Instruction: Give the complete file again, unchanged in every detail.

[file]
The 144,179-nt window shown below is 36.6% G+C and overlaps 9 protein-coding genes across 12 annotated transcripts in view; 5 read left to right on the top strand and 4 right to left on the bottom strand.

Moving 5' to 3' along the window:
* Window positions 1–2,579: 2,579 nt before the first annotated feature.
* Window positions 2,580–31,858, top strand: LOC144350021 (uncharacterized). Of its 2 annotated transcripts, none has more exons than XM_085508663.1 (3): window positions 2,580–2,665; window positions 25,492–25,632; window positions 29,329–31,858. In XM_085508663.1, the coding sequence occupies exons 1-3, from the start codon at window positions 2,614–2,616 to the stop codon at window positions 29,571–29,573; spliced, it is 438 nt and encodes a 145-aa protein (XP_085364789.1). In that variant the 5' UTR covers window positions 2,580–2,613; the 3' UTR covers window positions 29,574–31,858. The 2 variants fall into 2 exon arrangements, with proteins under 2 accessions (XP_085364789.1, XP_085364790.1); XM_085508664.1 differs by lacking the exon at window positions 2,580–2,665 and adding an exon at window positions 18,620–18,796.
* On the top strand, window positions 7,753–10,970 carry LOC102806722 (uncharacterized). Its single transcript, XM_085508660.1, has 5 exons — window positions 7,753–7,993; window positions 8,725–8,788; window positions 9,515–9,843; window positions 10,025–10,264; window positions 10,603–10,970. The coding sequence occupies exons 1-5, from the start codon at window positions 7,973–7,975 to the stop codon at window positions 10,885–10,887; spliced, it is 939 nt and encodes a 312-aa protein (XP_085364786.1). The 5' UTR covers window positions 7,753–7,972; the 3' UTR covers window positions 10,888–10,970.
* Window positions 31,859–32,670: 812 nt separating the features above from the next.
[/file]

The 144,179-nt window shown below is 36.6% G+C and overlaps 9 protein-coding genes across 12 annotated transcripts in view; 5 read left to right on the top strand and 4 right to left on the bottom strand.

Moving 5' to 3' along the window:
* Window positions 1–2,579: 2,579 nt before the first annotated feature.
* Window positions 2,580–31,858, top strand: LOC144350021 (uncharacterized). Of its 2 annotated transcripts, none has more exons than XM_085508663.1 (3): window positions 2,580–2,665; window positions 25,492–25,632; window positions 29,329–31,858. In XM_085508663.1, the coding sequence occupies exons 1-3, from the start codon at window positions 2,614–2,616 to the stop codon at window positions 29,571–29,573; spliced, it is 438 nt and encodes a 145-aa protein (XP_085364789.1). In that variant the 5' UTR covers window positions 2,580–2,613; the 3' UTR covers window positions 29,574–31,858. The 2 variants fall into 2 exon arrangements, with proteins under 2 accessions (XP_085364789.1, XP_085364790.1); XM_085508664.1 differs by lacking the exon at window positions 2,580–2,665 and adding an exon at window positions 18,620–18,796.
* On the top strand, window positions 7,753–10,970 carry LOC102806722 (uncharacterized). Its single transcript, XM_085508660.1, has 5 exons — window positions 7,753–7,993; window positions 8,725–8,788; window positions 9,515–9,843; window positions 10,025–10,264; window positions 10,603–10,970. The coding sequence occupies exons 1-5, from the start codon at window positions 7,973–7,975 to the stop codon at window positions 10,885–10,887; spliced, it is 939 nt and encodes a 312-aa protein (XP_085364786.1). The 5' UTR covers window positions 7,753–7,972; the 3' UTR covers window positions 10,888–10,970.
* Window positions 31,859–32,670: 812 nt separating the features above from the next.